Summer is pretty much here in Lebanon, although we’ve had some rain this last week with unusually chilly weather! If you’re thinking to travel to Lebanon this summer, there’s a few safety things to keep on your radar when you come. These aren’t things that should keep you home, but are things you should be aware of that you probably won’t see in the Western media before coming!
First, Lebanon is undergoing a new vote law, with some kind of resolution happening in mid-June. There might be either really happy political parties celebrating in the streets, or not-as-happy political parties protesting downtown. If you see a large crowd holding signs and banners, and its not for a concert or culture fest, it’s probably a good idea to steer clear! Protests and demonstrations are pretty peaceful here (Lebanon is a parliamentary democracy with free speech) but it’s a good idea for foreigners to stay out of internal political events.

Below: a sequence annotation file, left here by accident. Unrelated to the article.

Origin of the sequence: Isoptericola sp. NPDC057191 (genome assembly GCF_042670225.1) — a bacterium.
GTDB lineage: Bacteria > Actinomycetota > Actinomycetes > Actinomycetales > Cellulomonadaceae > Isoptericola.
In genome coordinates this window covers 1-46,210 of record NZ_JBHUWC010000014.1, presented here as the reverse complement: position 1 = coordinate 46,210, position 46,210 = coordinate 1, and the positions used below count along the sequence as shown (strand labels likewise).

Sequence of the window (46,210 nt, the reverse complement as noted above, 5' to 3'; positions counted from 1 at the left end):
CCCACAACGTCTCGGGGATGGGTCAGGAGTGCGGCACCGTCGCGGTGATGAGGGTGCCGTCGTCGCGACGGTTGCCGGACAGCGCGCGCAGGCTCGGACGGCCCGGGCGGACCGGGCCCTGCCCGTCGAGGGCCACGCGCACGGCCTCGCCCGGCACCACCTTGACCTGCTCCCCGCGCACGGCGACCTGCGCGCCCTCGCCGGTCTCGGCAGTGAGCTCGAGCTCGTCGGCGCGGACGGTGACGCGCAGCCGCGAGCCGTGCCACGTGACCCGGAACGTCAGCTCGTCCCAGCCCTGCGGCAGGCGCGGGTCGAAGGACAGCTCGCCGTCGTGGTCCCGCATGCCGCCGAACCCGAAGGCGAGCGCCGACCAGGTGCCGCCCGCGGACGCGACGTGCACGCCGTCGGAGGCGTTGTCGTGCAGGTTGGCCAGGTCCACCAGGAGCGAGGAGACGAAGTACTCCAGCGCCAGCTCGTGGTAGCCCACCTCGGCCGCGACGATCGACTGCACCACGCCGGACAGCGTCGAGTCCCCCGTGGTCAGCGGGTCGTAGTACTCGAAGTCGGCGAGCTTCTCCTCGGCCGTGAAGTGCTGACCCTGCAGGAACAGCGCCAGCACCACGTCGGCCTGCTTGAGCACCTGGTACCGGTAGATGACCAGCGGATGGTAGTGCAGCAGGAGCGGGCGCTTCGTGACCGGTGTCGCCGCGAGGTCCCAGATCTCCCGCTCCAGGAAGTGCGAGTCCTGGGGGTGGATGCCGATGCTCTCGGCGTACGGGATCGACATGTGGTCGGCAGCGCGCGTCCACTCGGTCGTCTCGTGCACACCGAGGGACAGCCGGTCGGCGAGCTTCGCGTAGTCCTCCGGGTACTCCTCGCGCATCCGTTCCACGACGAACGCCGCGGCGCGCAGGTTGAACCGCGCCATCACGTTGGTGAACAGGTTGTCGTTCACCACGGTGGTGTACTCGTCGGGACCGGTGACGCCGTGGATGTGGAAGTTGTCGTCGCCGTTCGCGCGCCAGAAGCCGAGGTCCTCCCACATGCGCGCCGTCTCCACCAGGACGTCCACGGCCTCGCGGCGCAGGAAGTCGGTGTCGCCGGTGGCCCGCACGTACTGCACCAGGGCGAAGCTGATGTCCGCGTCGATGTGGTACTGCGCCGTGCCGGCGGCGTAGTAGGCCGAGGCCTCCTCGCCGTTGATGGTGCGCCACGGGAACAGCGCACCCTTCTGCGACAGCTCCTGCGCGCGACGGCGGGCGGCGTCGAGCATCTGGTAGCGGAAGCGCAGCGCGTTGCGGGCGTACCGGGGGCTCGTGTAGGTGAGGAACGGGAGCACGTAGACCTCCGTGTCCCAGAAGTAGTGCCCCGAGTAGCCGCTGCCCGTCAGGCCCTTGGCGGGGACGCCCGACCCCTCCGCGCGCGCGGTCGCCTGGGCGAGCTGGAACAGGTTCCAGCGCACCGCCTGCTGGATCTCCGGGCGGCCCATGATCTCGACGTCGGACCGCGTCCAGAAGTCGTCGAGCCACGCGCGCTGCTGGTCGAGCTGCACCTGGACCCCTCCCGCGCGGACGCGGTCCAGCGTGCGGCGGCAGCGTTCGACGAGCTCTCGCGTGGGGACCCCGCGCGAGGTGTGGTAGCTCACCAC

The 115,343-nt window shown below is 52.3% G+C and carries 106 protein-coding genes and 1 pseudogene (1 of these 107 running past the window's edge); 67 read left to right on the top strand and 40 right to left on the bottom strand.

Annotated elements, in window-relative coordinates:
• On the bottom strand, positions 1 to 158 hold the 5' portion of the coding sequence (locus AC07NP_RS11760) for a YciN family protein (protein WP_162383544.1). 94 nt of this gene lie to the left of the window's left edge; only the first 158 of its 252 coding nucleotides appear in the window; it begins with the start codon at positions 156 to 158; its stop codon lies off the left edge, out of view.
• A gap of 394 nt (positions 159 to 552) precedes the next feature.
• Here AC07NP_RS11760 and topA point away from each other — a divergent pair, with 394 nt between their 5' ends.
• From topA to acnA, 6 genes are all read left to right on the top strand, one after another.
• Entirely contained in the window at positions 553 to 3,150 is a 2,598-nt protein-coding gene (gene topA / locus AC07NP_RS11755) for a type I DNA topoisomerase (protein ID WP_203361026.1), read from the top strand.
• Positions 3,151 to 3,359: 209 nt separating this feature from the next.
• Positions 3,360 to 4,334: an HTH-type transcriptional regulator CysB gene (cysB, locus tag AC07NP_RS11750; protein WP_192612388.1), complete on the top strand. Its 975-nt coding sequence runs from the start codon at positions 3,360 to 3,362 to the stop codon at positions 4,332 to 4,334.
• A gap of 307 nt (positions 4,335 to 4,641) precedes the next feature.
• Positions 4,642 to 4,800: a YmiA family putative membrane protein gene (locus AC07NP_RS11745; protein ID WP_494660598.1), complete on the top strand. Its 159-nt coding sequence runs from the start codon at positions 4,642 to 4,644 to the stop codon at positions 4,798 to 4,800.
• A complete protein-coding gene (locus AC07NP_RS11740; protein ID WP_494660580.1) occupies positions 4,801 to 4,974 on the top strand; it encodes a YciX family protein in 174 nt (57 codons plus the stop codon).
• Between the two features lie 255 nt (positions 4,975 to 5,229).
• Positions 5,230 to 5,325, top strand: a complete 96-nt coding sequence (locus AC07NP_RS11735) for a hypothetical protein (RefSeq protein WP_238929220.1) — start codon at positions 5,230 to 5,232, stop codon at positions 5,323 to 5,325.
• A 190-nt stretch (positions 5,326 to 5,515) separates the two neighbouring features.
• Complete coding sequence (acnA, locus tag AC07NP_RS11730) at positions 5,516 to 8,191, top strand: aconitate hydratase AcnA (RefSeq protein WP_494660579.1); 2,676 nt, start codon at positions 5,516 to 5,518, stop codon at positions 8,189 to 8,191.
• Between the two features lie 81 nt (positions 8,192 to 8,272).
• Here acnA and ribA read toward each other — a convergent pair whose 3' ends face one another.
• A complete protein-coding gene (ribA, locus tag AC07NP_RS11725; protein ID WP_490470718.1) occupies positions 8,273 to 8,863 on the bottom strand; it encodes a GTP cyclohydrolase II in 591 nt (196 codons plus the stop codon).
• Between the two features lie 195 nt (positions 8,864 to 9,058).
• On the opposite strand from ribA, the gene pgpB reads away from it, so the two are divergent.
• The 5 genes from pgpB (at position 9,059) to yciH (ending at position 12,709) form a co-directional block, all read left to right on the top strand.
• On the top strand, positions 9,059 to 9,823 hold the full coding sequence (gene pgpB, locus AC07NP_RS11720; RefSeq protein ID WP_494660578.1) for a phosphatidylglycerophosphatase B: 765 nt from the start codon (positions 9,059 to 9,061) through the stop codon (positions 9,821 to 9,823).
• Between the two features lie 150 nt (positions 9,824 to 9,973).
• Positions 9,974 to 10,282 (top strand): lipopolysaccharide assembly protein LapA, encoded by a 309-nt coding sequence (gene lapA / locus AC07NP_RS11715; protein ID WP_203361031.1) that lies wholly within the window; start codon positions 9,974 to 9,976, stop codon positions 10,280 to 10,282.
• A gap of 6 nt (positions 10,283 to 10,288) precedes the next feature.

Second, there’s a huge ship full of metal ore beached on the Sidon coast. If you planned to go to the beach in Sidon, you can’t really enjoy the part with the huge tanker ship washed ashore right now, although they are still trying to tug it back into the ocean before it breaks up and spills diesel fuel and metal deposits every where. It’s not Lebanon’s fault this ship got stuck there, the ship’s foreign crew got too close during high winds/tide and couldn’t get back out to sea in time.
Third, there is still some tension on the Lebanon/Syria border in the north-east where the Lebanese Army is securing the border regions. It’s fine to go to Baalbek, Anjar and other major tourist/archaelogical spots in the area, but do not go too close to the border cities right on the Syrian border. If you get stopped at a checkpoint and told to turn around, listen to them, it’s for your own safety!
Finally, as mentioned elsewhere on this blog, make sure to stay out of the Palestinian camps unless you have official business there. The large camp in Sidon and some smaller ones up north are undergoing security operations by the Lebanese govt and cooperative Palestinian groups to drive out some of the ‘bad guys’ living there. Don’t get in the middle of a security operation on accident! If you check the local news when you arrive you should be able to see if anything major is going on. The areas near the camps, including the souk in Sidon and shops, should be totally fine to visit though!